Roughly 80% of Land Rover Discoverys will, according to the manufacturer, be used to tow a trailer, horsebox or caravan in their lives.
So although the latest Discovery Mk5 has shed its predecessor’s utilitarian skin in favour of something much more stylish, sleek and modern, Land Rover is making a concerted effort to emphasise that the car retains many of the practical traits of its much-loved relatives.
For example, the new Discovery will be offered with an optional piece of kit called Advanced Tow Assist, an evolution of an existing system that aims to make life much easier for those who are often faced with the potentially mind-scrambling challenge of reverse-parking a trailer or caravan.
The original Tow Assist was introduced in 2010 to offer guidance to the trailer-towing driver by overlaying trajectory lines for both the car (in yellow) and trailer (in pink) on the infotainment screen during reversing manoeuvres.
As anyone who has ended up flummoxed when a left-hand down input on the steering wheel has resulted in the trailer heading in the opposite direction will attest, those trajectory lines can be a benefit.
Advanced Tow Assist goes a step further, incorporating semi-autonomous driving technology. Essentially, it allows the driver to concentrate on ‘steering’ the trailer, while letting the car to guide itself in whatever direction it determines is necessary.
So how does it work in practice? We had a go at parking a 22-foot, single-axle Airstream trailer in a Los Angeles lot designed to recreate an awkward parking space around a curve.
The Advanced Tow Assist function has been added to the rotary Terrain Response 2 dial on the centre console that selects the driving mode. Pushing the dial down causes it to pop up, and when you pulling it up it locks into place and engages Tow Assist.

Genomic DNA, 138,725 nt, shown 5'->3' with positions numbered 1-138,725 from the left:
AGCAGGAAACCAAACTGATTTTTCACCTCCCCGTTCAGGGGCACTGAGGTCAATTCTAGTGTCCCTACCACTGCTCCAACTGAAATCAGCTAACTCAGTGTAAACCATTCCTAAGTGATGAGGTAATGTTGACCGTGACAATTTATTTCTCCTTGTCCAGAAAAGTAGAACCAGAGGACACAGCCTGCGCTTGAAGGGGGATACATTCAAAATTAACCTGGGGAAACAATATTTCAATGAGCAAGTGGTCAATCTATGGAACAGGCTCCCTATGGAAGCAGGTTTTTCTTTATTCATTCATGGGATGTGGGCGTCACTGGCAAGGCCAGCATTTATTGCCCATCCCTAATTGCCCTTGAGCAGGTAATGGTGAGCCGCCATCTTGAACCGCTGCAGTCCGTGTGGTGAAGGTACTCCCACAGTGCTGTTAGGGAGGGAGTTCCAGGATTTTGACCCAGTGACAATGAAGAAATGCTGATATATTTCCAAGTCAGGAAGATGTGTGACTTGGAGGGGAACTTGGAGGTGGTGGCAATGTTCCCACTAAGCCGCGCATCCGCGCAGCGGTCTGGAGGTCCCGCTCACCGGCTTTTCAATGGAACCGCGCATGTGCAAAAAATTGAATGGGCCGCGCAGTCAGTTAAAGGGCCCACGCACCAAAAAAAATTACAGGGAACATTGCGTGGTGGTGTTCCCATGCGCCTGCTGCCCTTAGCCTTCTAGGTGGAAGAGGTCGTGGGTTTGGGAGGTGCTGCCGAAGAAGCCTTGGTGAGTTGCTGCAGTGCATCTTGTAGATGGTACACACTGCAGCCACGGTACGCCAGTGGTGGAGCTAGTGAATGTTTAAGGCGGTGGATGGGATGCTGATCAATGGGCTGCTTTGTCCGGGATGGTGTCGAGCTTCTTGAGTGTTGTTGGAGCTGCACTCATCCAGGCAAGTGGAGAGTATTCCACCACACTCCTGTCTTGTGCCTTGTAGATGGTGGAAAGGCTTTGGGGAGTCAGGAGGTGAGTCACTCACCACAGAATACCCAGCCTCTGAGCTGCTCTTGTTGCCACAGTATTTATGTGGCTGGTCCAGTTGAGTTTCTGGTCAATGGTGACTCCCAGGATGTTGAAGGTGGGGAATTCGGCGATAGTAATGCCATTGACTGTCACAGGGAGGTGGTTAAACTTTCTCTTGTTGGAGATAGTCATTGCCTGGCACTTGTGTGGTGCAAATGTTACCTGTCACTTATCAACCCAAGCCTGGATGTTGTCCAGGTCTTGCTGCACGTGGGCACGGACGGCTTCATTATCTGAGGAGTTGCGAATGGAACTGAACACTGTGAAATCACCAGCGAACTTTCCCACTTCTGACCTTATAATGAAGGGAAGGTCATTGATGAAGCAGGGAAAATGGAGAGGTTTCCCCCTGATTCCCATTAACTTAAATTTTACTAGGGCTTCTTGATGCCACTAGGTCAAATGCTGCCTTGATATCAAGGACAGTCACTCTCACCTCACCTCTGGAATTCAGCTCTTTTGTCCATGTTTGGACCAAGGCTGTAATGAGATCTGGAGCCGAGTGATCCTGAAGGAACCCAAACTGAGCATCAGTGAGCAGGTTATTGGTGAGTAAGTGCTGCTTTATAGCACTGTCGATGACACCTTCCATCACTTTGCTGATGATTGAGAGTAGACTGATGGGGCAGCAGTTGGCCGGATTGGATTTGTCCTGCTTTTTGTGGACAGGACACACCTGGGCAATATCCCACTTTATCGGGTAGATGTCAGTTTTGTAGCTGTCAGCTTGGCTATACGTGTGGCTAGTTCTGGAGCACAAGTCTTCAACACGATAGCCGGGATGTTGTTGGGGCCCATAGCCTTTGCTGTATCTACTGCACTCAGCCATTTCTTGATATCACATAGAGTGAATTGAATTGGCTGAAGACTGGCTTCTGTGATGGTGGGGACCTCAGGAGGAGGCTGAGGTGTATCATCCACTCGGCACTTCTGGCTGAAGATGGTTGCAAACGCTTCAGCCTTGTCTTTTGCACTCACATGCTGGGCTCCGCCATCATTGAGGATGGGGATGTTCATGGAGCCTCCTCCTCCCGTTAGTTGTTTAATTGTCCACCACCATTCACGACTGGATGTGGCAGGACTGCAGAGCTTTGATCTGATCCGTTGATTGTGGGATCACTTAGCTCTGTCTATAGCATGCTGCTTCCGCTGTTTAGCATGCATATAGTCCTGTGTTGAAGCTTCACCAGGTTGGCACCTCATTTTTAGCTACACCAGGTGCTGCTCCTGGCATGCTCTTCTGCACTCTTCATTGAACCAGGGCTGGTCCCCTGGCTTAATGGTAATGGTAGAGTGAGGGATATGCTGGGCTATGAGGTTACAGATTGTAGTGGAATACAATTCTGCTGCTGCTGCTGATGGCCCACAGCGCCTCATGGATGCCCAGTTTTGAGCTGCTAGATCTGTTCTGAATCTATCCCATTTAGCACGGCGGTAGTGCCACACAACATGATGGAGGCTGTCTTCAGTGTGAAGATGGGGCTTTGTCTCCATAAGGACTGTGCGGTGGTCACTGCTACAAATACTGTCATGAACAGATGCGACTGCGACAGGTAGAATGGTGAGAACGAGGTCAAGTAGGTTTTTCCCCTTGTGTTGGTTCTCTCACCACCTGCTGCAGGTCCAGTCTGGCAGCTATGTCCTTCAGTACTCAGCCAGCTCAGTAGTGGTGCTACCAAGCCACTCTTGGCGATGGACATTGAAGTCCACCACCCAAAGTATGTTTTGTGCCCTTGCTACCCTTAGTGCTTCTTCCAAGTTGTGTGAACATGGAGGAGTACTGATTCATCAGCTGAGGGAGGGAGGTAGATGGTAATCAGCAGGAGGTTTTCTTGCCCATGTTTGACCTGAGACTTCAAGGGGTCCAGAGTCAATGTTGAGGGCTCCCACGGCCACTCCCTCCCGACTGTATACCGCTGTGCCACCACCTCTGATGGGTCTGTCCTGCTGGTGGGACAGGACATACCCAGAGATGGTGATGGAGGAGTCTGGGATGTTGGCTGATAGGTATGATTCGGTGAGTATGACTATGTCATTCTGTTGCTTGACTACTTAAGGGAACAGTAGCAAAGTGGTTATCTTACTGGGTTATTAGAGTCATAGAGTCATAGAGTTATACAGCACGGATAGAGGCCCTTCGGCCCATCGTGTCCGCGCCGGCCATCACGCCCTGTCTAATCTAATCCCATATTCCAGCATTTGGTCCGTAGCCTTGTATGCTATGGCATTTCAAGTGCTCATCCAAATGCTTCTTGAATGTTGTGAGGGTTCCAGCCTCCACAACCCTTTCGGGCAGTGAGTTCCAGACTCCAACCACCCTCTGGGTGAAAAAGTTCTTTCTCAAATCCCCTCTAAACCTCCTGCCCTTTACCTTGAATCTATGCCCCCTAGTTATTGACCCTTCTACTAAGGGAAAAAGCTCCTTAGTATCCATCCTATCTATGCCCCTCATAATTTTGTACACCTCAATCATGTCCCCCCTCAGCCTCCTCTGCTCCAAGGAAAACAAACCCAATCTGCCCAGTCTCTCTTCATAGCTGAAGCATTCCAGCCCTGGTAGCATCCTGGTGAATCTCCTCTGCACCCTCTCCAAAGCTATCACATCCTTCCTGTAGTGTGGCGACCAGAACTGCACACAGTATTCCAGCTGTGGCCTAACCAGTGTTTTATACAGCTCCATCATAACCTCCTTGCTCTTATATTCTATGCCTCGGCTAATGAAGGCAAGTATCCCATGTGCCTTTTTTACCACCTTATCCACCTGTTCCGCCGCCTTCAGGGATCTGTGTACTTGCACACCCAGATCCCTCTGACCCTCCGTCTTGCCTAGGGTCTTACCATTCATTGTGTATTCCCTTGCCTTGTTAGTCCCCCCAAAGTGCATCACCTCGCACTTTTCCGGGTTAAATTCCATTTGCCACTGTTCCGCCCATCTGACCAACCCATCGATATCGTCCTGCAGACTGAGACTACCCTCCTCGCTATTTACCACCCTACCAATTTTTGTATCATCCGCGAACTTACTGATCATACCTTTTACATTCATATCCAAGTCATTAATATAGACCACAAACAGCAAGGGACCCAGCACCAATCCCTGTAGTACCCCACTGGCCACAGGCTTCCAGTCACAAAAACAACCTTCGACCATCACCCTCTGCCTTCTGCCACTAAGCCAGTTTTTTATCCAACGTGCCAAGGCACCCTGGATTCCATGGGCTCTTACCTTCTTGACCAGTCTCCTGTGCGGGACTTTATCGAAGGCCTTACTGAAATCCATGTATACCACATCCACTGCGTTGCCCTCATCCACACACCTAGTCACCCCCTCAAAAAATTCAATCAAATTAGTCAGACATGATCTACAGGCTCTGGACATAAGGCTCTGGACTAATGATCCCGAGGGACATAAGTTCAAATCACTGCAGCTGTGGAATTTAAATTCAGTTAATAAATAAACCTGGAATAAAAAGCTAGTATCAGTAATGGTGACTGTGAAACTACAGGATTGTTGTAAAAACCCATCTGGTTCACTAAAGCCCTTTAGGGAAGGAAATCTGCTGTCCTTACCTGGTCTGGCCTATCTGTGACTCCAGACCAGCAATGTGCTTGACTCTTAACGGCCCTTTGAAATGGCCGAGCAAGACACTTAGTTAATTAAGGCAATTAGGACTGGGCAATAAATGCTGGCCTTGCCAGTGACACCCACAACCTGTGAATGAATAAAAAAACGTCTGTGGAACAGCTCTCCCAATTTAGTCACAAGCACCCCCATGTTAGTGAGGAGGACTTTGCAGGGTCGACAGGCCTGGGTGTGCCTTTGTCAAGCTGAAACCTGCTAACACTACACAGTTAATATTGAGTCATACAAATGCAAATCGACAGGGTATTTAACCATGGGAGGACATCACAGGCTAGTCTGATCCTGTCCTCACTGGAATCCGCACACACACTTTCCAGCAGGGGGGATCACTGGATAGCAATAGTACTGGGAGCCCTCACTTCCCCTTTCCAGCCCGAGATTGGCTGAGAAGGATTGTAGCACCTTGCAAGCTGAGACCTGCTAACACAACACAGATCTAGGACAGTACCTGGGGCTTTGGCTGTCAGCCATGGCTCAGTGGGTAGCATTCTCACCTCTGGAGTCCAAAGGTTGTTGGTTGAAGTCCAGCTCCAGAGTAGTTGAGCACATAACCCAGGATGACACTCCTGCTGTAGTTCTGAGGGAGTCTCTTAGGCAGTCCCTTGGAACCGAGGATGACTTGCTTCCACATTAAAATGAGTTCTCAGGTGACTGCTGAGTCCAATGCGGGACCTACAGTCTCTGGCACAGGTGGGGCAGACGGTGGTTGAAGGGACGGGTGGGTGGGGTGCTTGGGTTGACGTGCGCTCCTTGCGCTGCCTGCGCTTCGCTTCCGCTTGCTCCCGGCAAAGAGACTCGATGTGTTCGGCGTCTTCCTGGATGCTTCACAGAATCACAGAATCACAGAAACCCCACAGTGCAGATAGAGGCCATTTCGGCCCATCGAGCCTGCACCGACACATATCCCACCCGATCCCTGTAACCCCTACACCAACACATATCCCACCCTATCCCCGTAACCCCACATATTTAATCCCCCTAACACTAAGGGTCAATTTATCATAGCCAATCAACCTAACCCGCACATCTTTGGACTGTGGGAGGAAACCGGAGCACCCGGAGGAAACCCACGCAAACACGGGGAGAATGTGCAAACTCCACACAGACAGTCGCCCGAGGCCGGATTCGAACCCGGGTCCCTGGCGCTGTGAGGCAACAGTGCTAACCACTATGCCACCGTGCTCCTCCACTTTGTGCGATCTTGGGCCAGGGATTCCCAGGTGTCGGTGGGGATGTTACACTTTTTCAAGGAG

Engaging reverse gear brings up the split-screen reversing camera display, and pressing the Tow Assist icon on the touchscreen brings up a display on which the car’s trajectory lines have disappeared, leaving only the trailer’s path. This is all the information the driver requires.
Now the Terrain Response dial is used to guide the trailer. You still need to control the speed using the pedals (the slower you reverse, the more time you give yourself) but the Discovery steers of its own accord, calculating the angle of reverse steering input that’s required.
To begin with it feels counterintuitive to control the vehicle using a rotary dial, particularly when the steering wheel is whipping left and right of its own accord. I found myself paying scant attention to my physical surroundings as I focused on the reversing camera - probably not a sensible state of affairs when you’re reversing an awkward long load into a tight space.
Nevertheless, as I got comfortable with the system it made reversing much simpler, particularly when I learned to appreciate how the slightest of adjustments on the Terrain Response dial make quite a significant difference to the trailer’s angle of attack.
One other factor is that you can't see the top of the trailer in the reversing camera, so it's worth assessing any overhanging obstructions beforehand if you're parking in unfamiliar territory.
If you end up in a situation where the trailer is neatly lined up but the towing Discovery is crooked (as I did) you simply leave the rotary dial on a dead-ahead trajectory and the system will turn the car around the pivot point of the trailer to straighten out the vehicle. On the other hand, if the system senses that you’re asking for an amount of steering that’s going to end up with car and trailer jacknifing, it sounds an alert.
Before it can be used the system requires a simple calibration process that includes asking drivers for some basic dimensions and other details of their loads, such as how many axles it has. Once the information is inputted it is stored in the system, and owners who haul more than one load can toggle between them in the menu.
The second element of calibration is affixing a tracking target sticker to the front of the trailer where it can be seen by the reversing camera. This target sticker is the key to the technology that makes the system work, enabling the car’s computer processor to determine the angle of the trailer.
Land Rover isn’t the only company rolling out this kind of technology. The Audi Q7 offers a variation on the theme, for example. It's a useful system for those who regularly find themselves in tricky towing situations and a neat example of how autonomous driving can support the driver rather than completely rob them of control.